Epigenetic Mechanisms May Help Plants Remember and Adapt to Hot Weather

Global warming is an ever-growing threat to ecosystems all over the world. Temperatures are continually rising, and weather patterns have become more irregular and aggressive—making it difficult for all organisms to survive.

Plants are an essential part of our ecosystem, and their survival can benefit from the rising CO2 levels, but severely high temperatures present a larger problem. Since plants can’t adjust to their climates by getting up and moving around, they must internally regulate their response to heat.

Remembering past heat stress response is a survival technique plants use and it’s called “acquired thermotolerance” or heat acclimation. Scientists have been studying it for years, but exactly how this phenomenon works on a molecular level is still unclear.

To understand more about how plants build up thermotolerance, scientists from the Nara Institute of Science and Technology in Japan conducted a study on Arabidopsis thaliana to determine how it regulates itself to intense heat. Specifically, they looked at which epigenetic mechanisms were involved in the activity. Their findings are available in the June issue of Nature Communications.

The process involves a family of histone demethylases called JUMONJI (JMJ). These proteins regulate heat shock genes, allowing the plants to recall how to deal with the extreme temperature increases.

Histone demethylases are enzymes that remove methyl groups from modified histone proteins, which could result in altered gene expression. Both JMJ and other heat shock proteins (HSPs) are consistent in plants and animals and are involved in cell development. HSPs also function in protein stabilization and help maintain homeostasis in the presence of a stressor.

“Heat stress is often repeating and changing,” says Dr. Nobutoshi Yamaguchi—lead author of the study. “Once plants have undergone mild heat stress, they become tolerant and can adapt to further heat stress. This is referred to as heat stress ‘memory’ and has been reported to be correlated to epigenetic modifications.”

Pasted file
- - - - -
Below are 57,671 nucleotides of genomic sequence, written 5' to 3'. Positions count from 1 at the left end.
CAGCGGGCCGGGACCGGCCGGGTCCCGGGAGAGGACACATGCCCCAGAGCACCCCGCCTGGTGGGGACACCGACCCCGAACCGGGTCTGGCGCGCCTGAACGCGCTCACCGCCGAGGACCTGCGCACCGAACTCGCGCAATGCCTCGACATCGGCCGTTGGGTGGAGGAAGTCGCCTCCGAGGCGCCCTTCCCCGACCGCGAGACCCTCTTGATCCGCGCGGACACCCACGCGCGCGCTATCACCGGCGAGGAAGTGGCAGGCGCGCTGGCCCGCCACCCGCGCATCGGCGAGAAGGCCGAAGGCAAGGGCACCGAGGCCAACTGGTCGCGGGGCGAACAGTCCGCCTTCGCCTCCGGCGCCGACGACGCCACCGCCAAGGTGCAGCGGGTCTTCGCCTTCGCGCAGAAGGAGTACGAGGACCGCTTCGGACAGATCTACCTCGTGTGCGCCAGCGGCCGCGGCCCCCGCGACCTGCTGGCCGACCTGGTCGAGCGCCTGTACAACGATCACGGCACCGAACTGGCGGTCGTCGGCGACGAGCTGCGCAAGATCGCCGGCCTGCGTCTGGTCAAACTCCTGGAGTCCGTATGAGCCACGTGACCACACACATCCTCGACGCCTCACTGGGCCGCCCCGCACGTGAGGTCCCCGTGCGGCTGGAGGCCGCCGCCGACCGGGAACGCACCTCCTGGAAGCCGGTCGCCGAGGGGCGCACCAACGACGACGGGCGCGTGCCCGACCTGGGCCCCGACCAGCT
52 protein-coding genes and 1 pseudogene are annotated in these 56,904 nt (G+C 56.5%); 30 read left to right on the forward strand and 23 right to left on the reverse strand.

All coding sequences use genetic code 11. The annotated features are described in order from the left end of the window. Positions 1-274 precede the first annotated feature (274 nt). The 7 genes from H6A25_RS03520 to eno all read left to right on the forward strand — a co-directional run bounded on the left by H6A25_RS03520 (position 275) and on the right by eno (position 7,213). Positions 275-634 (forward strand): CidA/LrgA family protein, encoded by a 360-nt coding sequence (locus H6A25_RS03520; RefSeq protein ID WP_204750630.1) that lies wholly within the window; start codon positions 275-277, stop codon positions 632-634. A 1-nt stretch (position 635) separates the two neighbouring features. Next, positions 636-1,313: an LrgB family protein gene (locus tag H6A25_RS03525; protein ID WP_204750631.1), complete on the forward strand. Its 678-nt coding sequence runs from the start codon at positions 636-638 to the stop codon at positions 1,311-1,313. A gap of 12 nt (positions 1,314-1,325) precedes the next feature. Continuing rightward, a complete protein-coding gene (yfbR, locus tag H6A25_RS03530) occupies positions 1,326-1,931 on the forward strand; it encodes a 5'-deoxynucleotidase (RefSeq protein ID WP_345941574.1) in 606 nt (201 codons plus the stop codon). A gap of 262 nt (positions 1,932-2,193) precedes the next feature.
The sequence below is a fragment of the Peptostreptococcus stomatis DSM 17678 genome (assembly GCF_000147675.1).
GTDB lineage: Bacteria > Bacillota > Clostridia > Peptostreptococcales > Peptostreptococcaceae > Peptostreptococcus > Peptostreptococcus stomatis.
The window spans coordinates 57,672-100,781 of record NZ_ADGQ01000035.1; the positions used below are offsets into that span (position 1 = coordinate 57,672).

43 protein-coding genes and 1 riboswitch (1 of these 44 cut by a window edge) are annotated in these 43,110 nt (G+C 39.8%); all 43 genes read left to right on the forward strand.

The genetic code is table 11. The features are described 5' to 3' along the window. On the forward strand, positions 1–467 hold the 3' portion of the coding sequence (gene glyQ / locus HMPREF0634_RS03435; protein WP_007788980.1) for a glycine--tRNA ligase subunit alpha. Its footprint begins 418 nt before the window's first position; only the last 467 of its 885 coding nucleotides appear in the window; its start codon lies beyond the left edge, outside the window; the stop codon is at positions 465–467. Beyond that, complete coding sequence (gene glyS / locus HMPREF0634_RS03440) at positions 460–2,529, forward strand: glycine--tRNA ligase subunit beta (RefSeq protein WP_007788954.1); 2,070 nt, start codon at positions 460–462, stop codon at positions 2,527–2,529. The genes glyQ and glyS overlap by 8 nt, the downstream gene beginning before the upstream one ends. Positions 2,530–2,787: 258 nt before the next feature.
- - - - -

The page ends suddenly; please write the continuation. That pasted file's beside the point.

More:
To determine the changes in gene activity during heat acclimation, the team grew A.thaliana plants at 22 °C (normal conditions) and exposed them to a heat-shocked at 44°C. They found the genes JMJ30, JMJ32, ELF6, and REF6 consistent in the plants that survived the heat shock, implying that they are necessary for heat acclimation.

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To establish how the A.thaliana forms heat memory, they identified regions where gene expression changed due to acclimation. Their results showed that acclimation encourages demethylation of H3K27me3 at two particular heat shock genes: HSP22 and HSP17.6C. These two genes were found to be highly expressed after the plants were exposed to 37 °C for 20 mins, but expression decreased quickly as the plants responded to the temperature.

Further analysis revealed that the acclimated plants remembered the heat exposure for at least 3 days. The team discovered that H3K27me3 was removed from the HSP22 and HSP17.6C genes by the JMJ proteins. This outcome implies that the presence of JMJ proteins helped to generate a faster heat shock response in the acclimated plants by activating HSPs.

Overall, the authors were able to successfully determine that acclimation to extreme temperatures can increase a plant’s thermotolerance. Hopefully, the findings in this study will help future research build upon the understanding of plant response and memory with the hope to improve the heat tolerance in plants and crops threatened by climate change.

Source: Yamaguchi, N., et al. (2021). H3K27me3 demethylases alter HSP22 and HSP17.6C expression in response to recurring heat in Arabidopsis. Nature Communications. 12, 3480

Reference: Nara Institute of Science and Technology. How to beat the heat: Memory mechanism allows plants to adapt to heat stress. NIST Research Achievements. 10 June 2021. Web.

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About Tim Barry 31 Articles
Tim received his B.S in Biology with minors in Chemistry and Business from DeSales University. He has been interested in epigenetics for over a decade and spent three summers researching DNA and Enzymes at Cold Spring Harbor Labs. He is impressed with how the dynamic nature of epigenetics can continually affect someone’s lifestyle and their future descendants. During his down time, Tim will be at the beach, playing golf, at the gym, or with his friends enjoying a fine glass of rye whiskey.

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